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Post by Andy R »

steve stanley wrote:Much more soldier-like than that posey Hussar stuff........... :)
Steve
Damned straight.

When looking at new units I decided to steer clear of hussars for that reason.

The 15th used to be the only Hussar unit (and in fairness, they are the only one to do campaign, or even authentic turn out).

The 10th are the only Hussar regiment not re-created, and currently we are the only Light Dragoon unit.

The Hussar Brigade sat out of the war for just over half of it (1808 to 1813) where as the 12th, 13th, and 16th Lights fought all the way through the war.

I liked the idea of the 20th, as you have the 15th (Kings Own), 16th (Queens Own), 12th (Prince of Wales Own), 18th (kings Own Irish) and 7th (Queens Own) where as the poor old 20th took the monica "Nobody's Own"
Young men have often been ruined through owning horses, or through backing them, but never through riding them: unless of course they break their necks, which, taken at a gallop, is a very good death to die

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Post by lidimy »

Andy R wrote:
lidimy wrote:I love it! The bridle makes him look very workmanlike...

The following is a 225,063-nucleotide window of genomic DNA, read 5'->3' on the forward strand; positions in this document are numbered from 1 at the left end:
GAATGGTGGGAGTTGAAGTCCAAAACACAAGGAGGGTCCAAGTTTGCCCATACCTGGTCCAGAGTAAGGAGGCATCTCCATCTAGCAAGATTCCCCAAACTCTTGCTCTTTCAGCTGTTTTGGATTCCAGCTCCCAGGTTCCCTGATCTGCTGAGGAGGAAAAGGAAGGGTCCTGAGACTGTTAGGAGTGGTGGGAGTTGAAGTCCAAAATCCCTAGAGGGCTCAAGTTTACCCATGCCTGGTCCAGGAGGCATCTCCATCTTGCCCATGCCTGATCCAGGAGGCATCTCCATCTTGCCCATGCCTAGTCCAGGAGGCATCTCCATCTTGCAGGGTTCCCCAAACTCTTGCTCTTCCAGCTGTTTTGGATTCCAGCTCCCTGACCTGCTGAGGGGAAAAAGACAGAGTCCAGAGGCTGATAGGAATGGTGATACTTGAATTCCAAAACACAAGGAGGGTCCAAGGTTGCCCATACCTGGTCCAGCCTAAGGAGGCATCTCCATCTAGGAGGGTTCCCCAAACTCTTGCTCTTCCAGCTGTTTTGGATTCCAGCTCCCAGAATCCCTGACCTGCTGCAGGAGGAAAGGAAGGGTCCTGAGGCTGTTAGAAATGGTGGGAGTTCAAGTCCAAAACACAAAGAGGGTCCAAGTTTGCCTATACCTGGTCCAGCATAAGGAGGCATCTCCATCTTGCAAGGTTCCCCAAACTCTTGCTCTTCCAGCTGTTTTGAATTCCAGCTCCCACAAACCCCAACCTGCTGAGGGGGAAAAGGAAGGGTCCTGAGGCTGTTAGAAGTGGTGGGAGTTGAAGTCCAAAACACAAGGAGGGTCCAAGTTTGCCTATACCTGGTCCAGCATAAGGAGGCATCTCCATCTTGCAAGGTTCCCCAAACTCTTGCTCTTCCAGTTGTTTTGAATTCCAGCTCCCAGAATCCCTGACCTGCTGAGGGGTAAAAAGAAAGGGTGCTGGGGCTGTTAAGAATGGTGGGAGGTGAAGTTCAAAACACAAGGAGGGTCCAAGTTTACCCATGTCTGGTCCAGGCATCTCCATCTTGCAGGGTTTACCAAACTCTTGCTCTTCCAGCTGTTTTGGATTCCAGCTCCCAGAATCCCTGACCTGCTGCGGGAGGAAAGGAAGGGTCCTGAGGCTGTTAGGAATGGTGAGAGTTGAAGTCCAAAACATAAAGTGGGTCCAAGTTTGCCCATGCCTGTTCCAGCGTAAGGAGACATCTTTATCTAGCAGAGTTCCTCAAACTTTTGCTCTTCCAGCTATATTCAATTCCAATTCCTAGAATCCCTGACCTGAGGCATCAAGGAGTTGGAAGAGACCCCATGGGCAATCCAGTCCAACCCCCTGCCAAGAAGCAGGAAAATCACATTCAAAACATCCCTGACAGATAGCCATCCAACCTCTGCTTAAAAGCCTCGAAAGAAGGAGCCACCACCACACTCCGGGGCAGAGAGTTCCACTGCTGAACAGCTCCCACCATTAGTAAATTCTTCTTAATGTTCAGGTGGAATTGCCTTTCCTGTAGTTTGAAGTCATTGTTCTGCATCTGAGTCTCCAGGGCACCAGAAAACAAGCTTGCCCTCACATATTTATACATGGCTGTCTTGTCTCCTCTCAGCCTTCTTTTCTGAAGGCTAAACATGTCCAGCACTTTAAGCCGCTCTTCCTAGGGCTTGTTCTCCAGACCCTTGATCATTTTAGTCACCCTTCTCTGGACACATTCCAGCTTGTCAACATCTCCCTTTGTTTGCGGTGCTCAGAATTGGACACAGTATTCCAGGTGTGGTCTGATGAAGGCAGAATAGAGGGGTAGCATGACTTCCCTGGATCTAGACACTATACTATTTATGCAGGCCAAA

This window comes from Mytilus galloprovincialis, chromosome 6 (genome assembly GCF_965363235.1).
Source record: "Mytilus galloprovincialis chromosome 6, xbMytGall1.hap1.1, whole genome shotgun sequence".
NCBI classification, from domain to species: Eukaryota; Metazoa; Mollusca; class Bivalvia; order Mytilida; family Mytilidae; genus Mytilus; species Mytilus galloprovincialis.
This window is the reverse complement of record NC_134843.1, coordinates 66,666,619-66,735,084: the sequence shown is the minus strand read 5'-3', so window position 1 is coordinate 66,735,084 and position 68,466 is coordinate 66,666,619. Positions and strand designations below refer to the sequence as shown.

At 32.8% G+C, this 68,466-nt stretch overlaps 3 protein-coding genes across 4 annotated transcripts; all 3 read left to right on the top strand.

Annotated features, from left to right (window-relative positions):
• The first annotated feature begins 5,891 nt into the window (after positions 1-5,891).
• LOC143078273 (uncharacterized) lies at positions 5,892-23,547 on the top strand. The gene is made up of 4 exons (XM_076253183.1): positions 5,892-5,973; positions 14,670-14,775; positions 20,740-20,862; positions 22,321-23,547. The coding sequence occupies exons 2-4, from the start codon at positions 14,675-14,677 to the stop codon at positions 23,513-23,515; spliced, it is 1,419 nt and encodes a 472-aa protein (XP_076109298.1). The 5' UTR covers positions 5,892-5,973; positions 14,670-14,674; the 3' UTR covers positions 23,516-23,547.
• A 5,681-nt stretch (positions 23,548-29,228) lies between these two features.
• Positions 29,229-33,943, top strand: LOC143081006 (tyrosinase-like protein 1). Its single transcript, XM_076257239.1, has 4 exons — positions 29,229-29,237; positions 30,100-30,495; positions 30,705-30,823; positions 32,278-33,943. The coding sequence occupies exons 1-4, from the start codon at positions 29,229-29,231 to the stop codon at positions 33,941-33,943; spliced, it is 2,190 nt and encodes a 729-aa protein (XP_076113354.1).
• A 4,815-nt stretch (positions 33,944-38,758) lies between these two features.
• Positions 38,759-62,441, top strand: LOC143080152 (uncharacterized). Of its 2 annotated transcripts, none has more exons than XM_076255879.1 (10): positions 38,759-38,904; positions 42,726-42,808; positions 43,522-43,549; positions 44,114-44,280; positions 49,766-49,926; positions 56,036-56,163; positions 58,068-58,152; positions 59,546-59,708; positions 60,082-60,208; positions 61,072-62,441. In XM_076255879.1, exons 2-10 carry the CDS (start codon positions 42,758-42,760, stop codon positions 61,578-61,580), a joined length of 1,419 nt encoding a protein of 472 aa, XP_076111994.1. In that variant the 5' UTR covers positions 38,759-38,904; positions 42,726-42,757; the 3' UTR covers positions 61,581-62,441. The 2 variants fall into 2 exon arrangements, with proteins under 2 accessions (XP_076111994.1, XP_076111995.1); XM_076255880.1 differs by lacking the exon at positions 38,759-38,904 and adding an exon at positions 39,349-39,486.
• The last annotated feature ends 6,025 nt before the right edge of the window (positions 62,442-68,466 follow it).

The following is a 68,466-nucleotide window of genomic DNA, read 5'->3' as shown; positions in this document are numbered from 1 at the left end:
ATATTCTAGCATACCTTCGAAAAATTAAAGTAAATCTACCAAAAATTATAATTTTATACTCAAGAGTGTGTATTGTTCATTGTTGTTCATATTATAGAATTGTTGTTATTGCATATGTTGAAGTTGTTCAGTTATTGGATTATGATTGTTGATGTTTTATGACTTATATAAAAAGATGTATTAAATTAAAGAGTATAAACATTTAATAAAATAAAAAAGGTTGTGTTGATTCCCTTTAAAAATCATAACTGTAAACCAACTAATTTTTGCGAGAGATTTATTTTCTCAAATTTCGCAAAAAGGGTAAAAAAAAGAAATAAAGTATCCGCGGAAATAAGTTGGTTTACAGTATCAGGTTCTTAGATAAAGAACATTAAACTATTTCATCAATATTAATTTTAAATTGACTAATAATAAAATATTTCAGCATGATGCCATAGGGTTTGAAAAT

Andy, 5 years is quite young for a horse isn't it? weren't they broken in later then than now? (thinking of Black Beauty at 4... whereas I though 3 y/o was normal for horses now?) presumably they would be trained from the outset to a military style life but how many horses, after experiencing one battle, would go 'willingly' into their second (assuming they weren't injured?)
A re-enactor talking about taking horses to events said on another forum "they never took untrained horses to a battle, so why do we think we should be able to get away withh it"

Aftyer reading Tomkinson's letters, he was shot three times and bayoneted once during his first battle after his horse bolted. The horses they received were fresh, and they received their training on the march.

I can recommend Tomkinson's memoirs as a damned fine read